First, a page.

Bass Mine (Bass property; Asbestos Camp), Bass Ferry vicinity, Grand Canyon region, Coconino Co., Arizona, USA
‡Ref.: Anthony, J.W., et al (1995), Mineralogy of Arizona, 3rd.ed.: 367; Selfridge, G.C., Jr. (1936), An X-ray and optical investigation of the serpentine minerals, Am.Min.: 21: 463-503; Galbraith, F.W. & D.J. Brennan (1959), Minerals of AZ: 106; Allen, M.A. & G.M. Butler (1921), Asbestos, Univ. AZ Bull. 113: 24-25; Diller, J.S. (1907), Mineral Resources of the United States, USGS; Noble, L.F. (1914), Shinumo quadrangle, USGS Bull. 549: 57-60; Breed, W.J. & Roat, Ed (1974), Geology of the Grand Canyon: 172; Peirce, H.W. (1990), AZ Geol. Sur. Industrial Minerals card file.
A former asbestos mine located in the vicinity of Bass Ferry and 25 miles NW of Grand Canyon station. The deposit is 450 feet from the bottom of the canyon, which is 4,500 feet deep at this location.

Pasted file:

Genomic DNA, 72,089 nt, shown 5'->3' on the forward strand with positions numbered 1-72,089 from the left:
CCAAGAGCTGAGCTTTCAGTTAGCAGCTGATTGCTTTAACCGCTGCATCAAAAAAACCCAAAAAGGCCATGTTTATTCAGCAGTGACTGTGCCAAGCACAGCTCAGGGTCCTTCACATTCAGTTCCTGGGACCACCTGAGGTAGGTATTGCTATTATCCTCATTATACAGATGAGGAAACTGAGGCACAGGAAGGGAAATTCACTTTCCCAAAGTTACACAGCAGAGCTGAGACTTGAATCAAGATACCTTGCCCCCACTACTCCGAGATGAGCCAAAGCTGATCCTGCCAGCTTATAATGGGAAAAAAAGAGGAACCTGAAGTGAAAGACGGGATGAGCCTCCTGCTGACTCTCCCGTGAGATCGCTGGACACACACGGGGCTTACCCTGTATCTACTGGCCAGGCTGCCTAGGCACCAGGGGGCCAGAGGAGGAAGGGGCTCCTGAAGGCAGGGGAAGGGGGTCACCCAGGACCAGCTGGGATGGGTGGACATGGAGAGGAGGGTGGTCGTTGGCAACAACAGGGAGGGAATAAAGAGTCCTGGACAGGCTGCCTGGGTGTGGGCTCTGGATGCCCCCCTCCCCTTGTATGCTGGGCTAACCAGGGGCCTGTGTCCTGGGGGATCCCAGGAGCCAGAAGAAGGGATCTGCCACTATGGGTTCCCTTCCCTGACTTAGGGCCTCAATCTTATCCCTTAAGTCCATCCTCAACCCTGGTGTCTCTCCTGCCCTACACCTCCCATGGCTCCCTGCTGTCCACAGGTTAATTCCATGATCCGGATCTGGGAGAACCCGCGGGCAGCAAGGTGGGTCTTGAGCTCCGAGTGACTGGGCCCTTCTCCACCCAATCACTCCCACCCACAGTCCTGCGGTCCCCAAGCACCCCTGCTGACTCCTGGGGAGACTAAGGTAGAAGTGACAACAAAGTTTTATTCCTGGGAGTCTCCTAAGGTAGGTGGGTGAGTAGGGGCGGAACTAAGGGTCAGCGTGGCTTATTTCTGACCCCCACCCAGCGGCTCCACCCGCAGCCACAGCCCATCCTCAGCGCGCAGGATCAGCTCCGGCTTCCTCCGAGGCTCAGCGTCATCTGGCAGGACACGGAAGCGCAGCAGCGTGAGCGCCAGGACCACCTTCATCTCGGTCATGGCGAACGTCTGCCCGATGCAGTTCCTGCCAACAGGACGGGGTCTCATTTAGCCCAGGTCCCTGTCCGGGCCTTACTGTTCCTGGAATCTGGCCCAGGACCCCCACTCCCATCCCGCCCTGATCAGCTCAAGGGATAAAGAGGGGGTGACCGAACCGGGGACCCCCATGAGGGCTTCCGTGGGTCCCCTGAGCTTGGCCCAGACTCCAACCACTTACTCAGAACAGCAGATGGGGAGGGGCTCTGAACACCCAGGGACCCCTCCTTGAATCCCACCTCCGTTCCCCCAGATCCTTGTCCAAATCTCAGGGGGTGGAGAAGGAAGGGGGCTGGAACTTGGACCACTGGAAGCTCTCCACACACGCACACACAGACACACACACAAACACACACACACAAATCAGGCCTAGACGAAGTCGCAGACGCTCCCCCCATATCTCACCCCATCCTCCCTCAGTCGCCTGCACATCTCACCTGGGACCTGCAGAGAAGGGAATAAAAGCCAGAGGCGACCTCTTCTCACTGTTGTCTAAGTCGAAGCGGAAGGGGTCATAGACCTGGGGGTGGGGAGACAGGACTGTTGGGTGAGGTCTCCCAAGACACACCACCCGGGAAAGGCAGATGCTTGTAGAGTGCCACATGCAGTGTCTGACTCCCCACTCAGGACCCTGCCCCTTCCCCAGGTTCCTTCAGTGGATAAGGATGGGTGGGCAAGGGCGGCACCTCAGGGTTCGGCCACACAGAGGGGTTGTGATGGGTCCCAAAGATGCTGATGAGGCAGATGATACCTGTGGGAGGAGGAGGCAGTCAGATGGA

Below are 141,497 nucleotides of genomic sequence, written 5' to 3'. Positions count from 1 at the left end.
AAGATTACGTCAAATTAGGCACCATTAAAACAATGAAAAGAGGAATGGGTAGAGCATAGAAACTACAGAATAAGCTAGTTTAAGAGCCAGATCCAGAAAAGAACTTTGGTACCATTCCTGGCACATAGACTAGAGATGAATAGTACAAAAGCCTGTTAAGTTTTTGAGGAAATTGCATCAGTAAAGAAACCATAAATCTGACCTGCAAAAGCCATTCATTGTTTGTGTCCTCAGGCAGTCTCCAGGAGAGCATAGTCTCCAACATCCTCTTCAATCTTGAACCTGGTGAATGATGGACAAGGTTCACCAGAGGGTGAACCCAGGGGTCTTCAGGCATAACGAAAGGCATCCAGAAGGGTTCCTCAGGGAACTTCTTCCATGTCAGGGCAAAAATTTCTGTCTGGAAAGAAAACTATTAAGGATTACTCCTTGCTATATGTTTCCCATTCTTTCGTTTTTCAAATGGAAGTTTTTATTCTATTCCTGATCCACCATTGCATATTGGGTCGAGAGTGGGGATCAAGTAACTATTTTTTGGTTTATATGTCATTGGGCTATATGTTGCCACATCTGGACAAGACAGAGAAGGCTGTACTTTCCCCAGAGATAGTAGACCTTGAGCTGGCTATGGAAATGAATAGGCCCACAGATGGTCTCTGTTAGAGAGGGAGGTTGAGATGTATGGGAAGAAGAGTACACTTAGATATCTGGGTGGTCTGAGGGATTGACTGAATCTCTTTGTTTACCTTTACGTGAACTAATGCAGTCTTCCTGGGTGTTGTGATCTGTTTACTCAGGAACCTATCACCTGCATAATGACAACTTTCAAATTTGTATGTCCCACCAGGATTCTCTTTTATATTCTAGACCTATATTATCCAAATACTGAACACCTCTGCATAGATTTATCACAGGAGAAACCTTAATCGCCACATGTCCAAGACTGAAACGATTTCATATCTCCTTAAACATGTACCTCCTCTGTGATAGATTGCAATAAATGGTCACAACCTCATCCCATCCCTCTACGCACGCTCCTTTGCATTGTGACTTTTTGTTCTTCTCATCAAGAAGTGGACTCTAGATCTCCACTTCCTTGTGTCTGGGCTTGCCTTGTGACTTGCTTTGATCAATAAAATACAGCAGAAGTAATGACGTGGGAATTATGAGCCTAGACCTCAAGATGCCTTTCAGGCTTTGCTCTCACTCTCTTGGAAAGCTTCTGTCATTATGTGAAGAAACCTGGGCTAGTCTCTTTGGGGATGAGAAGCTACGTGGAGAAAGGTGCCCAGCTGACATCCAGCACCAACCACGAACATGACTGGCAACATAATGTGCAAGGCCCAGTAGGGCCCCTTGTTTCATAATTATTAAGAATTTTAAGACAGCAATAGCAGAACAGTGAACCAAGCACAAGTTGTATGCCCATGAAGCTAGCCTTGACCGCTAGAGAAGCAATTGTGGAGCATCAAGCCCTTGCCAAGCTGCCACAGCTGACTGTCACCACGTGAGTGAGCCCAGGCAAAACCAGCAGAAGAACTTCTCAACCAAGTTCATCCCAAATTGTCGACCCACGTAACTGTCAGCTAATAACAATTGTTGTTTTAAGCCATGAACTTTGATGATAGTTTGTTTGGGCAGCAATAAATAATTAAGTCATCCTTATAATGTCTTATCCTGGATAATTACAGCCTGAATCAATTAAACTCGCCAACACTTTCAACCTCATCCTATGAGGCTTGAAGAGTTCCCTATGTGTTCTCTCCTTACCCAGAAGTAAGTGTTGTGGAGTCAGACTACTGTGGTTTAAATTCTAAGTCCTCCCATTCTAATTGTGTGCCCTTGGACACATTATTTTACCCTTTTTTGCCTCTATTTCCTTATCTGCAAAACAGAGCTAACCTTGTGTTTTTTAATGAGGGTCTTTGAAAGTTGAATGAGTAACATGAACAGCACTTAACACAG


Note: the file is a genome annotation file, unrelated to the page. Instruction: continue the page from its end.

Mineralization is in veins along bedding planes in Precambrian Bass Limestone that has been altered adjacent to diabase sills. The thickest veins occur in limestone, 3 to 15 feet belowa diabase sill.
The Grand Canyon exposes an excellent section of the Carboniferous, Cambrian, Algonkian, and Archean rocks. The Algonkian is markedly unconformable with the overlying Cambrian as well as the underlying Archean, and forms a wedge-shaped mass with its edge along the canyon near its bottom and thickening rapidly to the north. The asbestos occurs in the basal portion of the Algonkian. Fifteen feet of whitish limestone overlie beds of siliceous conglomerate and fine shaly beds. This limestone contains layers and nodules of serpentine with more or less asbestos. Above the asbestos limestone comes a heavy layer of compact diabase about 200 feet thick, and above the diabase is a bed of limestone and shaly rocks similar to those immediately below the diabase. A little asbestos is seen above the diabase.
| Chrysotile|| 'Serpentine Group'|
2 entries listed. 1 valid mineral.
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